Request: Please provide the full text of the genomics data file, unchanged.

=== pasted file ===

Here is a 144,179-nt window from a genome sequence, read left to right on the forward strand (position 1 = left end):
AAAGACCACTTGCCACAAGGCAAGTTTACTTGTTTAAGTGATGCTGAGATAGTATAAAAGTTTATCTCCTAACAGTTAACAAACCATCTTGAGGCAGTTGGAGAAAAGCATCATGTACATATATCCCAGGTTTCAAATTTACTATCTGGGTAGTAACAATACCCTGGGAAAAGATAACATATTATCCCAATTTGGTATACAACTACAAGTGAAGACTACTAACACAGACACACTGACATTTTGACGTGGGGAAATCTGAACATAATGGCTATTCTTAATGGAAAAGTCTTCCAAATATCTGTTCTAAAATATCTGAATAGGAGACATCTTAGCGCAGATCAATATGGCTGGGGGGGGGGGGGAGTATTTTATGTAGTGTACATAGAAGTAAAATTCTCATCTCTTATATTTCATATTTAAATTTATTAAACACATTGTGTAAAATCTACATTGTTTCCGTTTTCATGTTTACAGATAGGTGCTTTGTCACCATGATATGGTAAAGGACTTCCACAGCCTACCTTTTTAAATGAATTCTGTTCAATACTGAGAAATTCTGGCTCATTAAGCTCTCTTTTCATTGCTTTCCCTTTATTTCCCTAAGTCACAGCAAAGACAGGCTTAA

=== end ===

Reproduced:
Here is a 144,179-nt window from a genome sequence, read left to right on the forward strand (position 1 = left end):
AAAGACCACTTGCCACAAGGCAAGTTTACTTGTTTAAGTGATGCTGAGATAGTATAAAAGTTTATCTCCTAACAGTTAACAAACCATCTTGAGGCAGTTGGAGAAAAGCATCATGTACATATATCCCAGGTTTCAAATTTACTATCTGGGTAGTAACAATACCCTGGGAAAAGATAACATATTATCCCAATTTGGTATACAACTACAAGTGAAGACTACTAACACAGACACACTGACATTTTGACGTGGGGAAATCTGAACATAATGGCTATTCTTAATGGAAAAGTCTTCCAAATATCTGTTCTAAAATATCTGAATAGGAGACATCTTAGCGCAGATCAATATGGCTGGGGGGGGGGGGGAGTATTTTATGTAGTGTACATAGAAGTAAAATTCTCATCTCTTATATTTCATATTTAAATTTATTAAACACATTGTGTAAAATCTACATTGTTTCCGTTTTCATGTTTACAGATAGGTGCTTTGTCACCATGATATGGTAAAGGACTTCCACAGCCTACCTTTTTAAATGAATTCTGTTCAATACTGAGAAATTCTGGCTCATTAAGCTCTCTTTTCATTGCTTTCCCTTTATTTCCCTAAGTCACAGCAAAGACAGGCTTAA